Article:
In March 1872, the Trinity Church parish in Boston invited several architects to submit designs for their new church. They wanted to move from the old Trinity Church on Summer street to the Copley Square in Back Bay, a brand new but popular district.
Most designs submitted were in the then popular Victorian Gothic style. But the commission was awarded to a design by Henry Hobson Richardson. He proposed a relatively low church based on Romanesque architecture found in southern France.
Richardson’s innovative style, also displayed in the now destroyed Marshal Fields Wholesale Store in Chicago would become known as ‘Richardsonian Romanesque’.
Richardson opted for a plan with a Latin cross, with a semicircular apse added to the eastern side. The tower is relatively low and wide, and centrally located. The central location of the tower was chosen as most desirable as the building fronts three streets.
Building on Marshland
Because of its strength, granite was used as the main building material and red sandstone for the trim. The large granite stones, with a minimum height of 24 inches and length of 1 ft were quarried in Westerly, Rhode Island.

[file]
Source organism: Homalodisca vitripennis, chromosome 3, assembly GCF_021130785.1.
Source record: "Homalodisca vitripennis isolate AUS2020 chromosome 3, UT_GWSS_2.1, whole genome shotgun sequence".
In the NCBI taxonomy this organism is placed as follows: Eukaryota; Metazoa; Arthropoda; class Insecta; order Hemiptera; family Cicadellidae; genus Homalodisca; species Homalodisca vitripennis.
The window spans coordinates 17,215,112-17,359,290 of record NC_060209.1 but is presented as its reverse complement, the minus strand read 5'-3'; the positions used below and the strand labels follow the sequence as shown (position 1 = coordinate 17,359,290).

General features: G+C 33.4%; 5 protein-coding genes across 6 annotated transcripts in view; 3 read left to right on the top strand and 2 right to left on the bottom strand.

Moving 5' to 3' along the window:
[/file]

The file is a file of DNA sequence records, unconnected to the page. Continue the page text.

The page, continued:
Due to the choice of material, the building’s tower had an immense weight. To support the building on a the wet filled marshland in Back Bay, a space ninety feet square has been reserved for the tower foundation. This was filled with wooden piles. Concrete was used to prevent lateral movement of the piles, but the piles actually supported (and still support) the tower. On top of the piles are four granite pyramids which in turn support the corner piers of the 40,000 ton weighing tower. In order to prevent the wooden piles from rotting, the water level beneath the church is constantly monitored.
Trinity Church was consecrated on February 9, 1877, more than four years after the old Trinity Church was destroyed in the Great Boston Fire of November 1872.
The original facade was flat and the towers were much simpler than they are today. On Richardson’s own recommendation, the towers were later remodeled. The current portico was also added later. It is based on sketches made by Richardson on a trip to Arles in France.